It was hugely disappointing that Shropshire County Council approved the Shrewsbury North West Relief Road planning application. Doubly disappointing was that the project was given money by the Department for Transport that was to be used for the northern leg of HS2. Around 150 protesters gathered outside the council meeting, while inside several campaigners voiced their concerns about the scheme. These included Shrewsbury’s drinking water being contaminated, and nine irreplaceable veteran trees, including the Darwin Oak, being felled to make way for the road.

There was some good news on the legal front. Andrew Boswell was given permission to proceed to the Court of Appeal on the three A47 schemes in Norfolk. We were also given permission for our judicial review of active travel funding cuts.

November 2023

The Transport Secretary decided to delay the decision on the A66. This was the 18th time in just four years that the Secretary of State had delayed a decision on a large road scheme. Delays are often blamed on planning or objectors, when most are down to the Department for Transport or National Highways.

The National Audit Office published its 2022-23 Departmental Overview of the Department for Transport (DfT). It gave the DfT the highest possible risk rating for delivering on its legal climate, air quality and biodiversity targets. Unless the DfT reconsiders outdated schemes, such as the A66 and Lower Thames Crossing, it is going to continue to fail.

The NHS launched a net zero travel and transport strategy. It was great to see it promoting cutting carbon emissions and air pollution to achieve positive health benefits. Commitments include ensuring all ambulances are zero emission by 2030 and reducing staff travel emissions by 50% by 2033. This would be through shifts to more sustainable forms of travel and the electrification of personal vehicles. As well as the health and social benefits, implementing the commitments in the strategy would save the NHS over £59 million a year.

Chief Medical Officer (CMO) Professor Chris Whitty published his annual report. It focused on health in an ageing society. It highlighted the importance of staying active to improve health and remain independent. This would be a lot easier to do if the Government prioritised healthy travel choices.

A map showing the decline in public transport in England and Wales was produced by Friends of the Earth and the University of Leeds. Some areas had seen declines of more than 80% since 2008.

December 2023

Research by Transport for All found disabled people make an average of just 5.84 journeys per week. This is considerably lower than the national average of 17 trips a week.

New analysis showed the UK Government was likely to miss its target under the Paris agreement of a 68% reduction in greenhouse gas emissions by 2030. Current policies would likely lead to a 59% reduction.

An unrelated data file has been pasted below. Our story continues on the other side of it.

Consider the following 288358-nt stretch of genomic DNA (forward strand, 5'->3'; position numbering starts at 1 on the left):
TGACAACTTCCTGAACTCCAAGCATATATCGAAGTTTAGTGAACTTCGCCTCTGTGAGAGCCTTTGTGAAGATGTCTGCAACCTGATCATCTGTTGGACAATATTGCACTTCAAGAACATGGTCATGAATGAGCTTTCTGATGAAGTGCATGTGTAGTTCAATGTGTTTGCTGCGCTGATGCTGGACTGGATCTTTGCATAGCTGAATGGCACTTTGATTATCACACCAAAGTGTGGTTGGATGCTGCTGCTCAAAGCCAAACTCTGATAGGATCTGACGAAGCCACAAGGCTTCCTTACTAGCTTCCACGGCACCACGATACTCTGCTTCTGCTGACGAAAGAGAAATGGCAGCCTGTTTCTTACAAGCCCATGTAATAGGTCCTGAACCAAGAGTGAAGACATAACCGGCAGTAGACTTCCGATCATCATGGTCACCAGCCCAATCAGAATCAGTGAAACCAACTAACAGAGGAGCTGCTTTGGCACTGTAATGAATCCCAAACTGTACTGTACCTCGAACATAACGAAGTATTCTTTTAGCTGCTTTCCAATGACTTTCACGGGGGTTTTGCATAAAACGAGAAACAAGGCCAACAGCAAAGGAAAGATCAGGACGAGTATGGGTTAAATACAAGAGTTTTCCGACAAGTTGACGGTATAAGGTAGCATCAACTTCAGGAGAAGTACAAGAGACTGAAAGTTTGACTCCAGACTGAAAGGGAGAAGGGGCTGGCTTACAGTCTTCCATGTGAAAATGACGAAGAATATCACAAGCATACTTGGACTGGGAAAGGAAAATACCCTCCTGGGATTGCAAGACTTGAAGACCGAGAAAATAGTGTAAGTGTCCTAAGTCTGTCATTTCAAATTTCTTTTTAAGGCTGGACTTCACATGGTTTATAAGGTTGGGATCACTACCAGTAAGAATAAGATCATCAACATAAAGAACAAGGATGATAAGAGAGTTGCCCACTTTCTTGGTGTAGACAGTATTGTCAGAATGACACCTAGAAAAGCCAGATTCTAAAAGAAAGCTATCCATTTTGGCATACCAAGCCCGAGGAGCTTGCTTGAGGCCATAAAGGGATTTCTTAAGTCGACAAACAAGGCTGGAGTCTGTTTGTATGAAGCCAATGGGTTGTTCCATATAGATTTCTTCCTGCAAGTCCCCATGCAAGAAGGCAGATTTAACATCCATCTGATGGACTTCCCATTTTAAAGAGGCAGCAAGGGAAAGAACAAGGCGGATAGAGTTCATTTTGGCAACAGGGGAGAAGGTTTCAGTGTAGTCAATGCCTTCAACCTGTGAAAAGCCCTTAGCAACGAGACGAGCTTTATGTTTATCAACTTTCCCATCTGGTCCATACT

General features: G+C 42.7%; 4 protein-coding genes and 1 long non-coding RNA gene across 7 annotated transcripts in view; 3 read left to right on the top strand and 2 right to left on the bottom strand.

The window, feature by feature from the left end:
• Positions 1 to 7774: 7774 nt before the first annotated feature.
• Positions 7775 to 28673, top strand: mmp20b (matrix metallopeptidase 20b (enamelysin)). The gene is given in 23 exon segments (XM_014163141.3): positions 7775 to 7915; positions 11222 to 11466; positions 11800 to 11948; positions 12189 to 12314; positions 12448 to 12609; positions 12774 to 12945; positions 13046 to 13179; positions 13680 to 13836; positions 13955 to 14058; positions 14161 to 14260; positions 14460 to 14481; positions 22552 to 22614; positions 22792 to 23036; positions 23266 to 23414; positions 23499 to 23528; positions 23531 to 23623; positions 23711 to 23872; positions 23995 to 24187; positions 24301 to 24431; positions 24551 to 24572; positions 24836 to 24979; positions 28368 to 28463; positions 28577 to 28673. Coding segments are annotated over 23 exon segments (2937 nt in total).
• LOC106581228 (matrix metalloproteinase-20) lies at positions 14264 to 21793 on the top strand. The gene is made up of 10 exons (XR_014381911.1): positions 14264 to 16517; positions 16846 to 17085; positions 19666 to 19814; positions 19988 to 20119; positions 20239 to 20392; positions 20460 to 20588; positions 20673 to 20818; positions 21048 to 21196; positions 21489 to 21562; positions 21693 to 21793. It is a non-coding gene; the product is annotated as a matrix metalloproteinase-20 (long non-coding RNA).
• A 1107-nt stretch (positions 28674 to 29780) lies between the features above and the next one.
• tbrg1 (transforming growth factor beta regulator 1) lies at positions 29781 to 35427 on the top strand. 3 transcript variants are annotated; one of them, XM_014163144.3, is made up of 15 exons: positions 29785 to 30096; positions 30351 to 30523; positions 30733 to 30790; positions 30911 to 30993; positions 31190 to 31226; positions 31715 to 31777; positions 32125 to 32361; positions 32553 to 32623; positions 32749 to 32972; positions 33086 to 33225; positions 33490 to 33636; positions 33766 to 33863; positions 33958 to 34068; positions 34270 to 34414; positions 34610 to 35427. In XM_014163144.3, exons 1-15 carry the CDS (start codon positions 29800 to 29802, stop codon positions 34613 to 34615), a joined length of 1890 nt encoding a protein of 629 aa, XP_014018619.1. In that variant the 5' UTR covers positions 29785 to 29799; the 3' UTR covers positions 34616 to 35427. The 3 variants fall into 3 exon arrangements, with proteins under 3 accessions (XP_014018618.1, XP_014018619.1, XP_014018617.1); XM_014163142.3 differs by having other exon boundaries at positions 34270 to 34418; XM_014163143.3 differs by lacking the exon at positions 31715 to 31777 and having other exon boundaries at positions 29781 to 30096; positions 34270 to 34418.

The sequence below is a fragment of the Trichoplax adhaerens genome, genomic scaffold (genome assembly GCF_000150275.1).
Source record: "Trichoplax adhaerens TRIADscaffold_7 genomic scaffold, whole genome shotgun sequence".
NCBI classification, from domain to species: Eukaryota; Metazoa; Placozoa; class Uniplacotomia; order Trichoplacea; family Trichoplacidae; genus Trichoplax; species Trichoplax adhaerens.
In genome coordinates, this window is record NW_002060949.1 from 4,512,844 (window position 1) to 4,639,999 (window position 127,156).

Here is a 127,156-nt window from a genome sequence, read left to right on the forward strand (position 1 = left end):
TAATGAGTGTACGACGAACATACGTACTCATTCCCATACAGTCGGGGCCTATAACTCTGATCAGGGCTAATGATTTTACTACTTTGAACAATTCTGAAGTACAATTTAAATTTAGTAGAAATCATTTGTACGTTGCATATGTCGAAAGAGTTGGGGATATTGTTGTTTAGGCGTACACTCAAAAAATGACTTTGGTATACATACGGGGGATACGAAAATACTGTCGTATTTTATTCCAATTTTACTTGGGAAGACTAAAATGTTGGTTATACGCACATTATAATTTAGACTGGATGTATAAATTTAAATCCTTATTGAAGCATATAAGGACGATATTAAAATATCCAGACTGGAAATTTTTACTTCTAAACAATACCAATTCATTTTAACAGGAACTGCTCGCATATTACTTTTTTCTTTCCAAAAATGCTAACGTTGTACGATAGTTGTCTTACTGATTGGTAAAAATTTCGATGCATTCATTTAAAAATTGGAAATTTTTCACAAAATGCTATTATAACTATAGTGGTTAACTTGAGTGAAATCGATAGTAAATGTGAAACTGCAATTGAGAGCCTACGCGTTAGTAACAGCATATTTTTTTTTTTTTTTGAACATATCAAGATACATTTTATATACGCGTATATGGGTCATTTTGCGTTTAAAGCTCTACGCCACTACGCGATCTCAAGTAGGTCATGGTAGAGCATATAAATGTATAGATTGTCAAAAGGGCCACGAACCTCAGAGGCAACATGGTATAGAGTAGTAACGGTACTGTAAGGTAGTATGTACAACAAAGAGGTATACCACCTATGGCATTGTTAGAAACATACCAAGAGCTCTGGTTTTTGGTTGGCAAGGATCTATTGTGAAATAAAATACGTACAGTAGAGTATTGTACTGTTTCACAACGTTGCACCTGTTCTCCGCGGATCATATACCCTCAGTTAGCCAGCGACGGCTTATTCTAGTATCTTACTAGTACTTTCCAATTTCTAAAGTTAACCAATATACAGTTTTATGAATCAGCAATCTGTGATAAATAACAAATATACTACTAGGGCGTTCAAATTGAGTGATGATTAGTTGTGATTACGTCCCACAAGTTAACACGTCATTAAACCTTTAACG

The case against the Stonehenge road tunnel was heard by Justice Holgate. A large crowd of supporters turned up outside the High Court on the first day of the hearing. The judgement is expected in the New Year. As with the Stonehenge case, the A38 will be having another day in court following permission being granted for a fresh legal challenge.

Construction of the £1bn A428 Black Cat to Caxton Gibbet dual carriageway began on the last day of COP28. It is one of the highest carbon emitting schemes in the current roads programme (RIS2). Transport Secretary Mark Harper celebrated its commencement, the irony clearly lost on him.

Welsh First Minister Mark Drakeford surprised many by resigning earlier than expected after five years in charge. This leaves questions over the future of the Welsh Government’s progressive agenda on transport and net zero.

The Government announced changes to the National Planning Policy Framework which mark a shift in emphasis away from building in the countryside towards brownfield and urban intensification. This at least is a step in the right direction and should help reduce car-based developments swallowing up vast tracts of countryside.

Some positive rail news was announced near the end of the month when the Government set a target to increase rail freight by at least 75% by 2050. While this is a good first step, their claims of it being ambitious are worrying. Just maintaining its current market share would mean a 60% growth by 2050. In the summer, Rail Partners’ report on rail freight highlighted evidence to back their call for it to be trebled by 2050. To achieve this, Rail Partners’ found that the freight market would need to grow by around 4% each year.

What can we expect from 2024

2023 has been our busiest year ever. Unfortunately we expect the irrational announcements and divisive messaging to continue in the new year. With a general election on the horizon things are unlikely to get better anytime soon.

If you like what we’ve achieved this year and our support for local communities, please consider helping us continue the fight in 2024.